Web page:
The elevated levels of proteins involved in purine biosynthesis may also be a response to the demand for extracellular DNA synthesis during biofilm formation. The requirement for purine synthesis is a characteristic of bacterial biofilms70,71,72; for example, Bacillus cereus produces extracellular material containing extracellular DNA, but mutants with defects in purine biosynthesis fail to synthesize biofilms70. For some bacterial biofilms, cell lysis and/or secretion of DNA are the main sources of extracellular DNA73,74,75. Both mechanisms seem possible for Hrr. lacusprofundi, and if active DNA export does occur, it may be facilitated by Hlac_1867. Given the implications for purine biosynthesis, the role of Hlac_1867, and the effects of DNase I on preventing the formation of biofilms (Figs 4 and 5, Table 1), extracellular DNA stands out as a particularly important component of biofilms in Hrr. lacusprofundi.
Cell signaling via N-acyl homoserine lactones has been directly linked to biofilm development, including the processes of initial surface attachment, biofilm maturation and biofilm detachment20,76. The enhanced fluorescence of quorum-sensing induced biosensors observed with Hrr. lacusprofundi biofilms (Figs 6 and S4) suggests quorum sensing may signal biofilm development, perhaps in response to changes in nutrient availability (Fig. 8). The Hrr. lacusprofundi genome does not possess genes known to be involved in N-acyl homoserine lactone quorum sensing (e.g. luxI or luxR homologues), indicating the effector compounds are likely to be mimics of N-acyl homoserine lactones.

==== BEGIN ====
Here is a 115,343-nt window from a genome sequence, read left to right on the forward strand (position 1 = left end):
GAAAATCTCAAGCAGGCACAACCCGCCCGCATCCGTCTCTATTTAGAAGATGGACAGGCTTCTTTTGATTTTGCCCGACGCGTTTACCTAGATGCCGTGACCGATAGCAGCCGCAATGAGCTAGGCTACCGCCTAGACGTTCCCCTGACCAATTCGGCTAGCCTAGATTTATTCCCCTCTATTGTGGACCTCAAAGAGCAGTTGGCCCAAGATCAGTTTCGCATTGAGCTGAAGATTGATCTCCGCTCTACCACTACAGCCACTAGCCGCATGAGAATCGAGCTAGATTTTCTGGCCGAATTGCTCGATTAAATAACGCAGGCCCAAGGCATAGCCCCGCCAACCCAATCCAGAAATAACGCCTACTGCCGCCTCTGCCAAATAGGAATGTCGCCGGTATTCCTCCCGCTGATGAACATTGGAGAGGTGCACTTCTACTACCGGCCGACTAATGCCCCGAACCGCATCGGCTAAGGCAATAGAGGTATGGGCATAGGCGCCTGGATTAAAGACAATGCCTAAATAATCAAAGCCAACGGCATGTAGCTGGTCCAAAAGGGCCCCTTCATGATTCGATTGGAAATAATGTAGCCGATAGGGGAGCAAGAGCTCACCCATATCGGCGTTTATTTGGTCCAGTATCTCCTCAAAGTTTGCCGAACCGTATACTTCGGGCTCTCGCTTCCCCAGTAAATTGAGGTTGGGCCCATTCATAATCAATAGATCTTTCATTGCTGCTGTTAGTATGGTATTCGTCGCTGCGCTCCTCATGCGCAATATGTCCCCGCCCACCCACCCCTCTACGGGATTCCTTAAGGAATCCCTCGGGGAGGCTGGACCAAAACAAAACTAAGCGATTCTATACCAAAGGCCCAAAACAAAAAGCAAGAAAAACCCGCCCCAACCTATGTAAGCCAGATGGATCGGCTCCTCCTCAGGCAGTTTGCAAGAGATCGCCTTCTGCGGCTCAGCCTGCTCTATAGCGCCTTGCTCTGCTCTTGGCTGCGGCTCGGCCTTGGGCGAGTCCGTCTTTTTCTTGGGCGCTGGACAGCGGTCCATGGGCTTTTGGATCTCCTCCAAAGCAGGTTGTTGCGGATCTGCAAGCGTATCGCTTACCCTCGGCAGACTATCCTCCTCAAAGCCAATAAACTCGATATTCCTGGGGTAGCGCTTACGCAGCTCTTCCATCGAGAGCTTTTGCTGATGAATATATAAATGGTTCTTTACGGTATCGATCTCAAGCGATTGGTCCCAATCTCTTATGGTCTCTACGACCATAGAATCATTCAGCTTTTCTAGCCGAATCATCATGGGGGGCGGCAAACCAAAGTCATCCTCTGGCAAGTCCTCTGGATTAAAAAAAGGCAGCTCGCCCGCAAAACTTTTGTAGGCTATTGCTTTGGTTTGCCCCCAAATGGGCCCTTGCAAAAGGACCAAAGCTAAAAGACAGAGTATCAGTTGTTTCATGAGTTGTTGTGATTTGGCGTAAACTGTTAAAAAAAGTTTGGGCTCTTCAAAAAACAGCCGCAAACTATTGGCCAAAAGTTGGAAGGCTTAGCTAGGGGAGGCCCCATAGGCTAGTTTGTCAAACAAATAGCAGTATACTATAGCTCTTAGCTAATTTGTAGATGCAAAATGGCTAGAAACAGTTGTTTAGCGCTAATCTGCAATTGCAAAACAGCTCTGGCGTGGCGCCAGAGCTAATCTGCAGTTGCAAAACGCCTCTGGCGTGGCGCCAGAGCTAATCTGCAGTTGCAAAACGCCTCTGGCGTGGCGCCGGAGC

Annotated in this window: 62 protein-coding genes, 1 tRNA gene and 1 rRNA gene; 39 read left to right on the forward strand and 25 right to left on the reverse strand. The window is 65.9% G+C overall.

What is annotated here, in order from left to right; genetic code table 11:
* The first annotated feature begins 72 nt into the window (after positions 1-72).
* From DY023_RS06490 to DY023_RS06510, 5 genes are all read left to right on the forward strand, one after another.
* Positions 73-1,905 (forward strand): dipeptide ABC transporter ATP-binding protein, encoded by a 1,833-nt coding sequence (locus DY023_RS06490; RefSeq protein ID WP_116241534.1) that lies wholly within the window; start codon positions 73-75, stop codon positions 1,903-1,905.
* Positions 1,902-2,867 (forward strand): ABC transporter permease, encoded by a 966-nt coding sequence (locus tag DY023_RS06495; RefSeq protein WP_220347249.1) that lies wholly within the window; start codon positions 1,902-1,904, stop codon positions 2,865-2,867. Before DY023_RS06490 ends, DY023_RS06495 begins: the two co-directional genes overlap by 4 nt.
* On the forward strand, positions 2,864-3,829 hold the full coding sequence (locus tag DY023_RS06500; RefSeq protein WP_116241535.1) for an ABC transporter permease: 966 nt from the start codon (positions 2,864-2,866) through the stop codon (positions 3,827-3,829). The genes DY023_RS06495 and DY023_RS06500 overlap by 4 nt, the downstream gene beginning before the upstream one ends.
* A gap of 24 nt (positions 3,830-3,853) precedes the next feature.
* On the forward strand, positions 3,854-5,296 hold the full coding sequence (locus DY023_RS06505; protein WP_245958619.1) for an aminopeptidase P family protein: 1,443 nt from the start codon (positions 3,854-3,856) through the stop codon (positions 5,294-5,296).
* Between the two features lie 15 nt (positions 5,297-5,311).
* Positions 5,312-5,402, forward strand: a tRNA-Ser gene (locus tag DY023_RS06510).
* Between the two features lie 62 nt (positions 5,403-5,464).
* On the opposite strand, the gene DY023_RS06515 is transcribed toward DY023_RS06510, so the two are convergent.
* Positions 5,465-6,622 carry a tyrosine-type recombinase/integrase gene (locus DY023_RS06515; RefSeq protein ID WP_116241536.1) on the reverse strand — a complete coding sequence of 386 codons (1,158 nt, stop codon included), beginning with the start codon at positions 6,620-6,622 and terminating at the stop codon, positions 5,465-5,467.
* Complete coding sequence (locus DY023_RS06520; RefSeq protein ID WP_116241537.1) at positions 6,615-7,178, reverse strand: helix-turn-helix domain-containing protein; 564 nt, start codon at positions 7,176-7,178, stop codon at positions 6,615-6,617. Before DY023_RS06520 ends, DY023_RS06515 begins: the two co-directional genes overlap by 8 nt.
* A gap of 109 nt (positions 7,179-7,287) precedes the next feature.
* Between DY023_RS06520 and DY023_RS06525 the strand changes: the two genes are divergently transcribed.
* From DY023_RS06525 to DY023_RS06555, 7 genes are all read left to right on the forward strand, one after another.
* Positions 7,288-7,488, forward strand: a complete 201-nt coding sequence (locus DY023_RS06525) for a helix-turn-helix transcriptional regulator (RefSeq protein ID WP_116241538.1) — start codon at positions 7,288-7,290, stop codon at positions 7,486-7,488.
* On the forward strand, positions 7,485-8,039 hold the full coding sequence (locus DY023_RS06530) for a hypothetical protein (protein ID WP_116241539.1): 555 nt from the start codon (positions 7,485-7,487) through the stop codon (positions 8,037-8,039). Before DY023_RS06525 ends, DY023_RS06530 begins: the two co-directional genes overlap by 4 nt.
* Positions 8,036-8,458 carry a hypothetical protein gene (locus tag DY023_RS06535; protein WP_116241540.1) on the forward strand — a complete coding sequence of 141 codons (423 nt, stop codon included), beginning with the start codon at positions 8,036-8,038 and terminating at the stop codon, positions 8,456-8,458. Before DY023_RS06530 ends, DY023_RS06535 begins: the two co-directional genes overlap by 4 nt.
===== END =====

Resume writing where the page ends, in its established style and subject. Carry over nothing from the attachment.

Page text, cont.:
Current knowledge of biofilm development in Archaea
A total of three global gene expression studies examining biofilms have been performed on Archaea: F. acidarmanus25, Sulfolobus spp.26, and Hrr. lacusprofundi (this study). The majority of F. acidarmanus biofilm associated proteins related to anaerobic growth, consistent with anaerobic zones occurring in some bacterial biofilms77,78,79, and the ability of F. acidarmanus to grow anaerobically25; a characteristic not shared by Sulfolobus spp. or Hrr. lacusprofundi. The only class of enzyme with increased abundance from all three studies was Ahp/peroxiredoxin (refs 25, 26 and this study), indicating that a common feature of archaeal biofilms appears to be cells mounting a specific response to relatively low levels of hydrogen peroxide. In Sulfolobus acidocaldarius biofilms, an increased abundance of extracellular material, a putative glycosyl transferase and polysaccharides on cell surfaces were reported26, which accords with the proposed role of post-translational modification of the S-layer in Hrr. lacusprofundi biofilms. In terms of quorum sensing, Sulfolobus biofilms were reported to have a decreased abundance of a FabG homolog which is proposed to be involved in the production of a quorum sensing autoinducer26, and no evidence for quorum sensing was reported for F. acidarmanus25; findings that differ from Hrr. lacusprofundi. Other than oxidative stress and the role of extracellular material, collectively, these studies do not identify general principles involved in archaeal biofilm formation. This is perhaps not surprising as while the three organisms are members of the Euryarchaeota, they represent three very different ecophysiologies: F. acidarmanus, iron-dependent chemolithotrophic acidophile25; Sulfolobus spp., sulfur-dependent heterotrophic/autotrophic thermoacidophile26; Hrr. lacusprofundi, psychrophilic salt-dependent heterotrophic halophile. Clearly additional types of studies (e.g. gene knockout), and studies of other Archaea that form biofilms are warranted.